Saturday, April 24, 2010

Why is trading being allowed to drive securities underwriting?

The traditional securities underwriting business of Wall Street at least had some rhyme and reason behind it that made sense for Main Street businesses. Main Street companies needed to raise capital and Wall Street helped them do it, and in the process Wall Street was quite profitable on the fees they earned from helping to underwrite new securities that provided Main Street with capital. This process help build both Wall Street and Main Street and was a prime contributor to the size and health of the American economy. So far, so good. But then Wall Street got lost in the wilderness and began constructing artificial, "synthetic" securities that had the distinctive pair of qualities that they provided enormous profits to Wall Street without providing even a single dime of capital to creditworthy Main Street companies and consumers. What happened? Enter trading, specifically proprietary trading (also known as prop trading), or more specifically, creation of securities whose primary motive was to provide a trading vehicle for Wall Street to generate a continuous profit stream from in-house proprietary trading, all funded by "witless" customers who were sold a bill of goods when they bought the "securities" that funded the trading vehicles.

Although many of the specific details of Wall Street actions have been recounted endlessly (and mindlessly) by the media, nobody has bothered to connect the dots and simply point out that the core problem behind the crisis was the concept of securities which are created primarily for the purpose of Wall Street to trade (endlessly) rather than to provide capital to creditworthy businesses and consumers on Main Street.

Granted, these new-fangled securities did provide a lot of capital, but so much of it was targeted to the least-creditworthy businesses and consumers. It simply wasn't capital that had any chance of helping to build a better and stronger economic base in America.

That's why the so-called sub-prime crisis occurred. Wall Street did not care even the slightest bit about the credit quality of the debt behind any of its new securities. In fact, the shakier and riskier the security, the greater the chance of higher volatility, which is the primary quality of interest to the new breed of trader on Wall Street. Okay, so Wall Street did care about credit quality - they preferred the worst credit quality. That was the primary reason for the sub-prime crisis.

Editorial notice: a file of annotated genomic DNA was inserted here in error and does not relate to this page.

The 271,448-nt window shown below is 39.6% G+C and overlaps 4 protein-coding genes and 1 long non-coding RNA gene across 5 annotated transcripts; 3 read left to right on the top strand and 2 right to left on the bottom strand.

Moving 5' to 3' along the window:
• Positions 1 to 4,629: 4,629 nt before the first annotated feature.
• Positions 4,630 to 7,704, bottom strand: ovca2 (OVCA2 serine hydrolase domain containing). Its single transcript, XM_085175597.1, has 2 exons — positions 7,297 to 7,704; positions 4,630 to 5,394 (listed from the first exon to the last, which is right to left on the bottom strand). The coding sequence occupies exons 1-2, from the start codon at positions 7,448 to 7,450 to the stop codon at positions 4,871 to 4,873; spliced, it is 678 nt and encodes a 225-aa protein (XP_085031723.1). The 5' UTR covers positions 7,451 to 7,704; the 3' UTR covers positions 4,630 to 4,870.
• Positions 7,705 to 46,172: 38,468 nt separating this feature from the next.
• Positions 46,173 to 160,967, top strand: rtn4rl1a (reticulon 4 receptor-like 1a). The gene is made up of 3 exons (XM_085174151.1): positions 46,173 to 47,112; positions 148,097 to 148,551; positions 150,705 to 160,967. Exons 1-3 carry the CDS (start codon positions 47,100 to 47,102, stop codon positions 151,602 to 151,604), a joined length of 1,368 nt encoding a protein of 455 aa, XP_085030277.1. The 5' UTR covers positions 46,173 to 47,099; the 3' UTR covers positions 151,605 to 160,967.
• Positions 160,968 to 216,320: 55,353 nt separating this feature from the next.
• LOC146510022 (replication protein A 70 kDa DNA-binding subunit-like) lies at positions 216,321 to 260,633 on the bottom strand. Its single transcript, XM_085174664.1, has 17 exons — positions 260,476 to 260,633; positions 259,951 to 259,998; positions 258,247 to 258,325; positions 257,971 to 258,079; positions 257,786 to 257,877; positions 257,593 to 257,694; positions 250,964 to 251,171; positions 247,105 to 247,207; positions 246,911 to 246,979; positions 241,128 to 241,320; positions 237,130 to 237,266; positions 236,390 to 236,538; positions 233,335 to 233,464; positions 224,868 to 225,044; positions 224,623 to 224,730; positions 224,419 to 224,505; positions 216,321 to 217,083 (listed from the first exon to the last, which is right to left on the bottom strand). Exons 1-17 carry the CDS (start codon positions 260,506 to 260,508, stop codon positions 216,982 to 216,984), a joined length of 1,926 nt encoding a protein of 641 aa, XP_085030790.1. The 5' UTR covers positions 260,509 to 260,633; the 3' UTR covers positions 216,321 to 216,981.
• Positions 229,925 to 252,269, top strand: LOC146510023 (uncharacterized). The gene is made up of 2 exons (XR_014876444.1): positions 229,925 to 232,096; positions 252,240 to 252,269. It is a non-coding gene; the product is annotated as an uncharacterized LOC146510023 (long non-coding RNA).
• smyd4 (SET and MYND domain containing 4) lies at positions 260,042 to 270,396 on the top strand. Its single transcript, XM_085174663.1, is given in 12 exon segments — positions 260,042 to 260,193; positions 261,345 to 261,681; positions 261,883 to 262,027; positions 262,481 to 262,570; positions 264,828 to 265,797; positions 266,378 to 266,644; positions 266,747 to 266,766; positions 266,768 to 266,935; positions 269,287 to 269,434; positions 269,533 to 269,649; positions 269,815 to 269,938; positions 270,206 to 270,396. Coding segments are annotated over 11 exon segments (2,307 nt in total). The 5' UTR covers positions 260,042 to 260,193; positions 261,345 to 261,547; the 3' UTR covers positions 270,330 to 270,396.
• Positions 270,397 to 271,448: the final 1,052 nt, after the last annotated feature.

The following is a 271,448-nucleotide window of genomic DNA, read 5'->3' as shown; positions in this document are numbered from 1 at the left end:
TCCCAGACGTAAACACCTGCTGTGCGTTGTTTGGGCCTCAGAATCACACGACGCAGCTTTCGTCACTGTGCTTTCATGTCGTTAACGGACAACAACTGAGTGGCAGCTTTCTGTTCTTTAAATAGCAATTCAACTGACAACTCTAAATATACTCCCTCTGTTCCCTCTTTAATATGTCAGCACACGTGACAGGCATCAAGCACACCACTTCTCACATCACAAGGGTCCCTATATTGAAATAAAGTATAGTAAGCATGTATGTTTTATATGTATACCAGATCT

Actually, that was half of the problem behind the crisis. The other half of the problem is that mere bankers, without any great insight into the new Wall Street bias towards bad credit misguidedly loaded up on a lot of these new securities (MBS, CDO, et al) as a major component of their asset base without realizing that it really wasn't AAA quality or even close. This asset-quality deterioration is what caused the bulk of the financial crisis in 2008, but it could not have happened without the deterioration of credit quality on the securities side of the fence.

In the old days, trading was a relatively minor side business for investment banks, needed primarily to "support" the main security underwriting business. Any profits from such trading was mere icing on the cake and not the cake itself. Today, the situation is reversed and trading is the cake and actual securities are the mere icing.

That is why in the latest Goldman Sachs case a mere "trader" is the boss of the guy doing securities deals. Trading is in charge - because trading is where the lion's share of the profits are.

This is also why the big issue for reform is not whether banks should be allowed to engage in investment banking and the underwriting of securities, but that banks should be forbidden from engaging in the kind of trading that led to the whole sub-prime-fueled financial crisis. This is why repeal of the real of Glass-Steagall is not enough and that the Volcker rule is needed to address the trading bias in the securities business.

Where is the media on this? Asleep at the wheel, AWOL, pick your favorite metaphor.

-- Jack Krupansky

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